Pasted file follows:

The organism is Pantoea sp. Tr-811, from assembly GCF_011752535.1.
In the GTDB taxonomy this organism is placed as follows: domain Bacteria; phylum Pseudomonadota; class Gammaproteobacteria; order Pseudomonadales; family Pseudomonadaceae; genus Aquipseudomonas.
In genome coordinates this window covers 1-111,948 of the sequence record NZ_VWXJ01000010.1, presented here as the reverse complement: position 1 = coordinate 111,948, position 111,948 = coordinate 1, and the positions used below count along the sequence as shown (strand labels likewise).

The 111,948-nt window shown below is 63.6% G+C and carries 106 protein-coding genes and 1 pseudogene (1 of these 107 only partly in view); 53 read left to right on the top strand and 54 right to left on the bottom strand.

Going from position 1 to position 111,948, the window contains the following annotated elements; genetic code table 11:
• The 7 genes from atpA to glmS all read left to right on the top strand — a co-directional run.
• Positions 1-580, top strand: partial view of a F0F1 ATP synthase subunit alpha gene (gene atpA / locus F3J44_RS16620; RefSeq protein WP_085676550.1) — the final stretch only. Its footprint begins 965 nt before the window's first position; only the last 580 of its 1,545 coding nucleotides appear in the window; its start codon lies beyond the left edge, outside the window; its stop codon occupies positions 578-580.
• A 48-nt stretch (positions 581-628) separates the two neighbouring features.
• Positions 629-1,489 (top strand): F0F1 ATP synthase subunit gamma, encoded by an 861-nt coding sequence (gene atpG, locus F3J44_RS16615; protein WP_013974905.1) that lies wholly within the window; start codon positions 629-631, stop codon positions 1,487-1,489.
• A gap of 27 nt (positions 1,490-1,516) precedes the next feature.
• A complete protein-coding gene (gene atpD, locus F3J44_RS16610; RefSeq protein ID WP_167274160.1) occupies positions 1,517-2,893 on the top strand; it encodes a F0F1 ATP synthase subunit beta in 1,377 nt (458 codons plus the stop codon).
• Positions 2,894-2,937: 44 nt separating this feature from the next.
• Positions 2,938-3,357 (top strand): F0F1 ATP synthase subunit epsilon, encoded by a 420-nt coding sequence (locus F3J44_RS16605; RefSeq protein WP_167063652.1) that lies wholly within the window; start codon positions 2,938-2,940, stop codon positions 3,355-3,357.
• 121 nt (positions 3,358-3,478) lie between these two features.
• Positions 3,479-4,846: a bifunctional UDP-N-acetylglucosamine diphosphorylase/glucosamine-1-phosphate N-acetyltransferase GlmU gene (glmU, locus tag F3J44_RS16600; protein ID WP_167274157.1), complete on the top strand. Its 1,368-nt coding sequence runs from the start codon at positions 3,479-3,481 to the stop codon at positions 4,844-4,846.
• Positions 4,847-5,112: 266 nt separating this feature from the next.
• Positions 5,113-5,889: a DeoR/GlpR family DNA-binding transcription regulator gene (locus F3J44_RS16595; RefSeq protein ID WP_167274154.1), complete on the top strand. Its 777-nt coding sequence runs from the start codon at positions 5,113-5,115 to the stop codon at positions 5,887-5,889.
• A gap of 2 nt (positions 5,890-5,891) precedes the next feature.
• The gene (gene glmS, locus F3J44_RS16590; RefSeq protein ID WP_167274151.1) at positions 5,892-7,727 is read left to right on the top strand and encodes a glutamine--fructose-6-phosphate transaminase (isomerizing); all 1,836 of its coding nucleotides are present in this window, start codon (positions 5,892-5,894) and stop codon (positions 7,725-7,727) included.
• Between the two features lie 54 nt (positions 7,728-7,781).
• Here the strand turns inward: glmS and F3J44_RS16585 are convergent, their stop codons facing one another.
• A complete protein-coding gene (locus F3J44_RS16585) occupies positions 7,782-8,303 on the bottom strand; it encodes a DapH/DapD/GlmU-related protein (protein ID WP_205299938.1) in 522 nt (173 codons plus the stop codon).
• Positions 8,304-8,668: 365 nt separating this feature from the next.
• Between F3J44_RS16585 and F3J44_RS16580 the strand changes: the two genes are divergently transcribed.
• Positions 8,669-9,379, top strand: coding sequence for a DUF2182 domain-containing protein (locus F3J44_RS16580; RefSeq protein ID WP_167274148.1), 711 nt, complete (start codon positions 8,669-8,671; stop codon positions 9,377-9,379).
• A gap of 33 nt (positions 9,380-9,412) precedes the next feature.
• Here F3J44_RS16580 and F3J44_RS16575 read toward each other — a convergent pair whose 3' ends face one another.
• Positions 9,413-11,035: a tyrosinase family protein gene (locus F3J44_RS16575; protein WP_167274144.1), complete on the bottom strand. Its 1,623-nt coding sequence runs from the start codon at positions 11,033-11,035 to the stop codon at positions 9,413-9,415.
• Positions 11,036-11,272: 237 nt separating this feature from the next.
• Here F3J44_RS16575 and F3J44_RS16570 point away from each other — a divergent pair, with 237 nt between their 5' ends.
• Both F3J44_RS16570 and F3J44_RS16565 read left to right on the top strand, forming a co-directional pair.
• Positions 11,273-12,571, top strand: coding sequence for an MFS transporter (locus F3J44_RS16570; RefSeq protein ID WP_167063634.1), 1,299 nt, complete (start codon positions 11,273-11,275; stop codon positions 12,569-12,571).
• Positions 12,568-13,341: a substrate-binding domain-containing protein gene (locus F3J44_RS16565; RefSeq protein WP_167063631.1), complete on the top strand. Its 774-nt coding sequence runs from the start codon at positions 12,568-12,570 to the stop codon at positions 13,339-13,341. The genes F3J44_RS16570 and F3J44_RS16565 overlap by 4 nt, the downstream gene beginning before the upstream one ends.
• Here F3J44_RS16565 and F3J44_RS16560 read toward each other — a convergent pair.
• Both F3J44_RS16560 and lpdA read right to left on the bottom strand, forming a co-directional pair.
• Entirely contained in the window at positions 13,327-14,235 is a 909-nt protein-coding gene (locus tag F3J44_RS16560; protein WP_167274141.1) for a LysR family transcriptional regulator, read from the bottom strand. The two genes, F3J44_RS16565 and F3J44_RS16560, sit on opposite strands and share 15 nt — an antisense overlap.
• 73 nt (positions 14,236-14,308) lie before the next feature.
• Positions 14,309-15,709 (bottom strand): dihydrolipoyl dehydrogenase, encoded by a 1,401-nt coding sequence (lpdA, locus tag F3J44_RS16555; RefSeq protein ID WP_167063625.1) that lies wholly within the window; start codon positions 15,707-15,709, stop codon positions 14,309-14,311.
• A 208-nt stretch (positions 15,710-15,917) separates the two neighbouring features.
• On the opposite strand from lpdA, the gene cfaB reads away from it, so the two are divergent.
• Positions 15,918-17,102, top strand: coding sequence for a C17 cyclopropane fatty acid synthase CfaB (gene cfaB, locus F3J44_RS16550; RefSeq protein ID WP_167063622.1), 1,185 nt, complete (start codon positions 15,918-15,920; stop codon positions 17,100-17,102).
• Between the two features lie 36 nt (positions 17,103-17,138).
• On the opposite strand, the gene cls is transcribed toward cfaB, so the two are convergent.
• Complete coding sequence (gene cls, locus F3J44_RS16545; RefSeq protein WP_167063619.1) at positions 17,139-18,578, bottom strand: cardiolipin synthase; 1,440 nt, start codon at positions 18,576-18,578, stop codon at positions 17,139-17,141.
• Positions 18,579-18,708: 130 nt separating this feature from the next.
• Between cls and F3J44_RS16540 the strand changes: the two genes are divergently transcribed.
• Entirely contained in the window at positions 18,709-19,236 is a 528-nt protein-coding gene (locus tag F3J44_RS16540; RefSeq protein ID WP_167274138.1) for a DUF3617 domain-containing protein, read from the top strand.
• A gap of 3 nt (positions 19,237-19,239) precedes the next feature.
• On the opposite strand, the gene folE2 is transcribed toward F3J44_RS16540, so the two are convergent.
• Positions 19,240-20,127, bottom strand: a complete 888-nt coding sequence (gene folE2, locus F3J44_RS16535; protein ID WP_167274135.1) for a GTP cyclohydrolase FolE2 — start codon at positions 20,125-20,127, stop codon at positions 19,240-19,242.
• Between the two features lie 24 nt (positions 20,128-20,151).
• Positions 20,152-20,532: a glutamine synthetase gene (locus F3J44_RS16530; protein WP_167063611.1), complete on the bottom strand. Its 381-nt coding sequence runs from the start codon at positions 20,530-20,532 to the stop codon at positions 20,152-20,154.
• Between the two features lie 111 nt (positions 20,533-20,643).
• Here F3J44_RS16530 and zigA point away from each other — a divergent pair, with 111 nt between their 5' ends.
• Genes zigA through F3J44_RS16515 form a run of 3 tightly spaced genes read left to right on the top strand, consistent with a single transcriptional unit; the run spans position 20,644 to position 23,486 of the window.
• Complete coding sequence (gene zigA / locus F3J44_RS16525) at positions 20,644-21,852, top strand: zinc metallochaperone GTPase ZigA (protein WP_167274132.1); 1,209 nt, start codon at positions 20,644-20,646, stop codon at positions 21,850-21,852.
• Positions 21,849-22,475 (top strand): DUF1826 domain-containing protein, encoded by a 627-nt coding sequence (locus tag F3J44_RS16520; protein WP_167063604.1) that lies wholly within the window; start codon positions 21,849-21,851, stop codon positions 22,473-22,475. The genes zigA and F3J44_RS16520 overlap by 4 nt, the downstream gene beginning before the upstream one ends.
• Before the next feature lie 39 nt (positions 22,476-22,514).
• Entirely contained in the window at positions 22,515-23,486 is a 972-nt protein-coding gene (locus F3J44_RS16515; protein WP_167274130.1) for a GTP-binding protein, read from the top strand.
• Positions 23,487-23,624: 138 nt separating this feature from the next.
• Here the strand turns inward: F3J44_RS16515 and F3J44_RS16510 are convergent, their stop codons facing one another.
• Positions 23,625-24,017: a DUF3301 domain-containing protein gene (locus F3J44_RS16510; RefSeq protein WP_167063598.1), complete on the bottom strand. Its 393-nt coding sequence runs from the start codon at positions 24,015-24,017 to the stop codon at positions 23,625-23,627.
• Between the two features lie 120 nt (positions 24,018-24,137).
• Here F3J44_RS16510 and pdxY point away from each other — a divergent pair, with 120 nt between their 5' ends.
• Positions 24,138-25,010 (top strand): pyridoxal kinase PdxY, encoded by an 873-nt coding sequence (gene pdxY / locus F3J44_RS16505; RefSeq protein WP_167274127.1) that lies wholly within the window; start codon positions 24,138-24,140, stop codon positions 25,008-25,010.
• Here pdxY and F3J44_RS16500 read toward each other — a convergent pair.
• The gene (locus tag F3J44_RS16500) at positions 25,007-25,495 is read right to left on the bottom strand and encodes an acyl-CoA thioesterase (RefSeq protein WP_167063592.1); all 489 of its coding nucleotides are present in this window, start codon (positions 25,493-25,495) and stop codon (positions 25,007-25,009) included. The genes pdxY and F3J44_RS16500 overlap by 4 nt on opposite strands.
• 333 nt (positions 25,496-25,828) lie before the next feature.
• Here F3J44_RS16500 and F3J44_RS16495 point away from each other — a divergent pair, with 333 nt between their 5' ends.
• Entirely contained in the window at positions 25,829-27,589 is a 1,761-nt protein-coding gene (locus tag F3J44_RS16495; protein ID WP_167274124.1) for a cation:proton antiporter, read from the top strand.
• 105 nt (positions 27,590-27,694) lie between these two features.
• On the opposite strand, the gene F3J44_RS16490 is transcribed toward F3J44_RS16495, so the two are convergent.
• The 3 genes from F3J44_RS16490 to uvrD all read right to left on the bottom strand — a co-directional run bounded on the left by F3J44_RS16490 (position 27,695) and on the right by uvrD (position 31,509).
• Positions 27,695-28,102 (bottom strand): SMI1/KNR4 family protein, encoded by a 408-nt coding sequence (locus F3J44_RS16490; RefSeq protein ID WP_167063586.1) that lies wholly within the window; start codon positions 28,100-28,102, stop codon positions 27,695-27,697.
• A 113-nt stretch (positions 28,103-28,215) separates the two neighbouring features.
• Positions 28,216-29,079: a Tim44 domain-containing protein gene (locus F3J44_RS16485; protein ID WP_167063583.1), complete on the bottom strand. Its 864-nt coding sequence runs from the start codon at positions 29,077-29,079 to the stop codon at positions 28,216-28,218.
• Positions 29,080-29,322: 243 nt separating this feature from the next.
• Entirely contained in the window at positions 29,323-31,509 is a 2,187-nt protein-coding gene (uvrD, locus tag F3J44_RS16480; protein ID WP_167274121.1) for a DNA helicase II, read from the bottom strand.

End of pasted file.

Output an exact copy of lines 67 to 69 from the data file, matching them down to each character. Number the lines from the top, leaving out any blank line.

• The gene (locus tag F3J44_RS16500) at positions 25,007-25,495 is read right to left on the bottom strand and encodes an acyl-CoA thioesterase (RefSeq protein WP_167063592.1); all 489 of its coding nucleotides are present in this window, start codon (positions 25,493-25,495) and stop codon (positions 25,007-25,009) included. The genes pdxY and F3J44_RS16500 overlap by 4 nt on opposite strands.
• 333 nt (positions 25,496-25,828) lie before the next feature.
• Here F3J44_RS16500 and F3J44_RS16495 point away from each other — a divergent pair, with 333 nt between their 5' ends.